I've started a short thread describing the academic monograph I've started writing, Guided Tours of Heaven and Hell: Otherworldly Journeys in the Early Christian Tradition..  In my last post I describe  two o the most important forerunners of the tradition, the Greek Homer (Odyssey 11) and Roman Virgil (Aeneid 6) -- flat out fascinating texts that I've become obsessed with.  The Christian versions are similar in ways but also profoundly different.   Here is what I say about them in these reflections on my book-in-progress, written to help me clarify to myself where it's heading, how it will be structures, and why I think it matters. I start here by repeating the very end of the previous post to stir up your memory! ************************************************************** The account of the underworld in Virgil does more philosophical work than its predecessor, Homer's Odyssey, showing not merely that life should be prolonged, but that it must be lived properly (ethically and/or philosophically).    Virgil’s account is often read as potentially hopeful – there is the chance of eternal reward for upright [...]

2020-04-02T14:32:55-04:00December 21st, 2019|Afterlife, Book Discussions|

Guided Tours of Heaven and Hell: My Scholarly Book

I mentioned that I have started writing my academic book on the early Christian versions of the guided tours of heaven and hell.  This will be very different from the trade book coming out in March -- an full eight-chapter scholarly analysis of material that I cover in a very brief overview fashion in one chapter of the trade book. As I've mentioned on the blog before, when I get to certain points of my work on a book, I like to produce for myself an account of what it is, where it's going, how it will be organized, and so on.   Now that I'm getting down to actually writing this thing after doing the research for it, I've started drafting up my summary of it, to emphasize its interest and importance, and to explain to myself how I'm imagining it working itself out, as a whole and then chapter by chapter.  My current understanding of the book is closely related to what I started imagining it to be, nearly three years ago; but it [...]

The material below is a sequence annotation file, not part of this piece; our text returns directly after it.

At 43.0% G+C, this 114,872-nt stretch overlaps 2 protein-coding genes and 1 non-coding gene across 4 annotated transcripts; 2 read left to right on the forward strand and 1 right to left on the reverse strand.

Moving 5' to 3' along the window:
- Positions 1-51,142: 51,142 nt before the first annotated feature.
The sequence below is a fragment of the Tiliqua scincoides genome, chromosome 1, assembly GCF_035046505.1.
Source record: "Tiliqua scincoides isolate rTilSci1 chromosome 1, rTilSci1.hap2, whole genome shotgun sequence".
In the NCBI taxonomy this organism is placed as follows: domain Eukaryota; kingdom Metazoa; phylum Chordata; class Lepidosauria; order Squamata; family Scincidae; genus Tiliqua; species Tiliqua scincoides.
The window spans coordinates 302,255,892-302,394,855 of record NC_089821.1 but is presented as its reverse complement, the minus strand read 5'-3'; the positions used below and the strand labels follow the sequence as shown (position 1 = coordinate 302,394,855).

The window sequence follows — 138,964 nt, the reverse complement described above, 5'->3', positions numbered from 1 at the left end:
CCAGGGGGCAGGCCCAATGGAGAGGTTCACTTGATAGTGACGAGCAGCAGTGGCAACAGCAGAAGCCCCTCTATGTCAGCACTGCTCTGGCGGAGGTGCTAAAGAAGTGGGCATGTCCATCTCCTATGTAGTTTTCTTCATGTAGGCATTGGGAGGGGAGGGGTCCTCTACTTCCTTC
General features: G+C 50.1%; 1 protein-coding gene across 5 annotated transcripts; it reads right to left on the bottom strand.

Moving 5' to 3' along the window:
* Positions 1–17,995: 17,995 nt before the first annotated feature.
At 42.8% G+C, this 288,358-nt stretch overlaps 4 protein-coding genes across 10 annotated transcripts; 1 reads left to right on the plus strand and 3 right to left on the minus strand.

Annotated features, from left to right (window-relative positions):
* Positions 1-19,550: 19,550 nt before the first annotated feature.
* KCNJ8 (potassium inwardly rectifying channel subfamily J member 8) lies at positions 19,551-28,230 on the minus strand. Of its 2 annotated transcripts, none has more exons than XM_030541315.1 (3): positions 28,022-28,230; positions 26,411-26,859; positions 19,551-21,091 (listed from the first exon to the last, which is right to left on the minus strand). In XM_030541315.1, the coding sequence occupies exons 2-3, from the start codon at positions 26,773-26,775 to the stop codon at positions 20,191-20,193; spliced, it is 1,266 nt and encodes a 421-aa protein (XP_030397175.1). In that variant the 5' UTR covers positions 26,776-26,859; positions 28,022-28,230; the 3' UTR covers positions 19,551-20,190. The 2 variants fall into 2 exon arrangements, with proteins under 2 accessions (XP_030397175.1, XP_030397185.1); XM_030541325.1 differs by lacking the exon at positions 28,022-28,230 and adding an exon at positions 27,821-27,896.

2020-04-02T14:33:02-04:00December 19th, 2019|Afterlife, Book Discussions|

UpcomingTours, Lectures, and Book Readings

A number of my upcoming "events" have been more or less finalized (barring natural or national catastrophe, collapse, or cataclysm or, well, catabasis).   At the bottom are the currently scheduled book readings/lectures based on my forthcoming Heaven and Hell: A History of the Afterlife. Any questions about any of this, let me know.   But first: my two international venues.   APRIL 14-24, 2020 Tour to Rome!! I've mentioned this a couple of times on the blog, most recently here: This is going to be an amazing trip!   But they are ALMOST completely full.  So if you think you want to go, better contact them now.   Here is the brochure with contact information for the organizers, Thalassa Tours.   April 24-30 Lecture tour in Sweden. This has just been added to my schedule.   I will be giving talks at universities in Umeå, Stockholm, and possibly Upsala.  Are you in Sweden?  Maybe we could meet!   THEN, in OCTOBER 2020 October 16-29 Tour to Egypt, sponsored by the University of North Carolina General Alumni Association [...]

2019-12-18T09:27:27-05:00December 18th, 2019|Public Forum|

Heaven and Hell in a Nutshell: Getting into the Kernel

Here is the second and last part of my summary of the heart of my forthcoming book Heaven and Hell: A History of the Afterlife.  It's not an outline of the chapters, but a summing up of the key issues, flow, and the ultimate "point" of the book.  As a tip, I've called this little essay (in my own mind): "There Is Nothing To Fear."   ************************************************************************************************ The idea of rewards and punishments eventually found its way into Judaism as well, but not until the very end of the Old Testament period.   The book of Daniel was the final writing of the Hebrew Bible.   This fictitious account of a pious Hebrew young man, Daniel, presents an alternative Jewish understanding of the world, the nature of reality, and of life beyond, quite unlike the rest of the Hebrew Bible. Scholars have called Daniel’s view “apocalypticism,” from the Greek word “apocalypsis” – which means a “revealing.”    Jewish apocalyptic thinkers began to believe that God had “revealed” to them the truth of ultimate reality hidden from all their predecessor, [...]